This young girl whose mother took her out of school to travel the world despite teachers warning she would suffer is excelling academically – and her proud mum says any child can do the same.
Film maker Anna Bogdanova and her mum Svetlana left the German capital of Berlin three years ago when Anna was 10 years old to travel the world.
Svetlana, 37, said: “We gave up our home in Autumn 2015, took Anna out of school and set off on our travels.”
Anna had just finished her fourth year at school as her mum sold all their possessions and they set off on their travels.
Svetlana told Central European News (CEN): “We bought a one-way ticket to Malaysia, we didn’t have any plan where we were going to travel to and for how long. In the end we travelled 250 days through Asia.”
After a year of travelling the pair returned to the German capital where Svetlana was told by Berlin authorities she was stealing her daughter’s future by taking her out of the German school system.
Anna has dual nationality – German and Russian – and whereas in Germany schooling is compulsory, in Russia things are a bit different.
Svetlana said: “I registered Anna on a home schooling programme in Russia. In Russia, this is perfectly legitimate. In Russia, there are different rules than in Germany, education has to be provided, but attending school is not a must. Parents can choose which school system works best for their children. She does not have to do the exams in Russia but we choose to do them to see what education level she is reaching.”
However, after a year of schooling Anna returned to her school in Berlin and they found Anna’s grades had improved.
But Svetlana said they yearned to get back travelling. She said: “One evening I looked out of the window, I saw the same neighbour, with the same dog, doing the same walk.
“I had to show my daughter that our world has more to offer than going to school and waiting for school holidays,”
She told CEN: “We never stay than one month in any place, currently we are in Russia visiting my parents, but soon we will be off again as it is too cold in Europe, we will head to India or Indonesia.
The pair travel light, just two small rucksacks, a laptop, camera, each one of them has three dresses and two pairs of shoes. Anna’s schoolbooks are always part of the luggage.
Svetlana said: “Anna’s school is the big wide world. We teach each other as we travel, learn form the things we face. We learn when we fancy, when there is no motivation to learn, you achieve nothing,”
Asked how she funds the travels she told CEN: “That’s the question I’m asked most, and my answer is, you don’t have to be rich to travel the world. I have never met any millionaires in all my years of travelling. Many travellers are on a tight budget.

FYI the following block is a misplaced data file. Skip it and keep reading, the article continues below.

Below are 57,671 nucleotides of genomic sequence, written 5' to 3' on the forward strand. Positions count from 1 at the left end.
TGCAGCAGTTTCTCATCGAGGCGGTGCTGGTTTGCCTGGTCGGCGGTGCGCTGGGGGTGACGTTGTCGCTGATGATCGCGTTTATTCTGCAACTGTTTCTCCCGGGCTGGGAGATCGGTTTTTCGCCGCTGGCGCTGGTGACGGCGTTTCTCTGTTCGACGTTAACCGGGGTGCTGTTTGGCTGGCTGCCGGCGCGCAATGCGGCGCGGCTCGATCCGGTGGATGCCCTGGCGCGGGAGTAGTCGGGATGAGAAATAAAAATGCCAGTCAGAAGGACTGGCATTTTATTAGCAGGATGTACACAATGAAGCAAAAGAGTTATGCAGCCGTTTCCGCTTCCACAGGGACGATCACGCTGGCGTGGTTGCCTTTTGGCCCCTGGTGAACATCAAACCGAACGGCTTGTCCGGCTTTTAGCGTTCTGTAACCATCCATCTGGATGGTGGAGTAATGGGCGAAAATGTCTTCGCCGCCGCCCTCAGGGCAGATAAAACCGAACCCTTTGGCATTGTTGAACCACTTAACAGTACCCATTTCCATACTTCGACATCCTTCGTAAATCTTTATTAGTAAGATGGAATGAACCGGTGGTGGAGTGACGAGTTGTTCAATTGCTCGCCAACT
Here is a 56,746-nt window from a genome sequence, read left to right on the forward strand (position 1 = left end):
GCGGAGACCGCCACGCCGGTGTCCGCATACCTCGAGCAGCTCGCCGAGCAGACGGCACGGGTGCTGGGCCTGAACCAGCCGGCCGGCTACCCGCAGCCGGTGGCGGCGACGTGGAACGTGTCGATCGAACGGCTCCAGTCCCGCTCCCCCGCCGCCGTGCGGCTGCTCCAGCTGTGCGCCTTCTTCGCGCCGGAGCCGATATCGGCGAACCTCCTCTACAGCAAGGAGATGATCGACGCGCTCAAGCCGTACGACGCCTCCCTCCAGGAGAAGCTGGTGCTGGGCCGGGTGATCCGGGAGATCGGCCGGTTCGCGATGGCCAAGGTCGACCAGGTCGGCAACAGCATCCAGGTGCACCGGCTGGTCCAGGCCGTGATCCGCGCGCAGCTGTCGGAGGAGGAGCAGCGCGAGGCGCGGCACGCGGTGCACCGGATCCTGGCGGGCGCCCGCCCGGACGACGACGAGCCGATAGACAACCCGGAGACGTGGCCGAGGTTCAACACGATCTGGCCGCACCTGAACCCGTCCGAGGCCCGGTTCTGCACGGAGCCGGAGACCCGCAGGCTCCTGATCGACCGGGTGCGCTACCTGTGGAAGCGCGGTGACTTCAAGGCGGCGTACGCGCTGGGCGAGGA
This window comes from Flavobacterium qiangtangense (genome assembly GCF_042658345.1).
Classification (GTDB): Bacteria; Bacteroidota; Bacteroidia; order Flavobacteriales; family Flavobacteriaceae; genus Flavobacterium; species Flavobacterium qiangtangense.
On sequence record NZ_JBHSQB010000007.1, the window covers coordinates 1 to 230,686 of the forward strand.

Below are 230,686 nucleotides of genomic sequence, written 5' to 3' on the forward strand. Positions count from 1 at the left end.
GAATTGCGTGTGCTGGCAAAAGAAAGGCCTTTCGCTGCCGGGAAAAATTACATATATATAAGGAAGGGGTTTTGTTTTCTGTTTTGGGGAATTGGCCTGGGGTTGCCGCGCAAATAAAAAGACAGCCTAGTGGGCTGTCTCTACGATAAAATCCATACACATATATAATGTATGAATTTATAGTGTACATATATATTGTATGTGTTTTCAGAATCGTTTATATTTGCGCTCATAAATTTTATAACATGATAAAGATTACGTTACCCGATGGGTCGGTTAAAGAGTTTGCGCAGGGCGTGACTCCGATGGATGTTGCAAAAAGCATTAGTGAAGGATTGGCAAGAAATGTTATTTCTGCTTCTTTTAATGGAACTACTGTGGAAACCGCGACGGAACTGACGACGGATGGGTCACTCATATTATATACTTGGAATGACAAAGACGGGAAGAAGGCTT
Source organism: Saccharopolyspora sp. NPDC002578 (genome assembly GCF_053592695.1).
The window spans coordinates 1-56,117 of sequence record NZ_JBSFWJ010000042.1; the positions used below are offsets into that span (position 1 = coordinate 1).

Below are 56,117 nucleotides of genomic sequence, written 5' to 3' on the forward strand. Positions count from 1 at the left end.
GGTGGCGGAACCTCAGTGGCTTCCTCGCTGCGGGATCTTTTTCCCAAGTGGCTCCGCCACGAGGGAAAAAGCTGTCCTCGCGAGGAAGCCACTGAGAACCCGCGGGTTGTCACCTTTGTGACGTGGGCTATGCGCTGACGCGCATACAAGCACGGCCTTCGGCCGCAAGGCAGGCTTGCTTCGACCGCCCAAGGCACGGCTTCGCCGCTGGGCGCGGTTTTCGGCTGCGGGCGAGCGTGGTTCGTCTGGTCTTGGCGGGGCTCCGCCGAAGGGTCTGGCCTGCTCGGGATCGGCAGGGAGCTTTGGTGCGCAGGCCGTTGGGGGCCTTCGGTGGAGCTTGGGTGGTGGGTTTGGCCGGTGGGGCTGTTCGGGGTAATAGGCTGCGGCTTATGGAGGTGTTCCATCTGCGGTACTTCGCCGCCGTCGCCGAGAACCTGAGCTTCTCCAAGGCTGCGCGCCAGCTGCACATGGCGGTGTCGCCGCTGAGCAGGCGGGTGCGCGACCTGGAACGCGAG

“A month of travelling only costs me a third of what my living costs in Berlin are. You can make money in small jobs as you travel and there are so many volunteer projects which then in turn help you travel cheaper. We do both.
“In western Europe people waste so much money on snacks, coffee and cigarettes spending sometimes around 20 EUR a day on just this, I can live for a few days on that on my travels.
“If you can afford to live in western Europe, you can afford to travel,” she added.
Anna learned English helping out at a hotel reception and now reads English books such as Charles Dickens. She can speak Spanish, Russian and German as well.
Svetlana: “The only subject where we stay on the exact school plan is maths.”
Each year Anna takes the Russian end of year exams and passes them.
Svetlana said: “But we still have time for our dreams.”
She added: “Anna has become much more creative, she has very little with her on her travels, so she gets imaginative. Anna loves to draw and has documented a lot of places we have visited in her drawings.”
She said: “We really get to discover ourselves on our travels. We experience so many things and have become so close and such a great team, that’s the best thing about travelling.
“Anna does not know any boundaries. She wants to sail around the world and fly into space on her 18th birthday. She is much more developed than I was at her age. For Anna everything is possible and I think this will help her a lot in the future.”
When asked what she wanted to do in the future Anna said: “I would like to be an artist. I also am interested in science, architecture and being an author. I don’t feel homesick and feel at home wherever in the world I am.”
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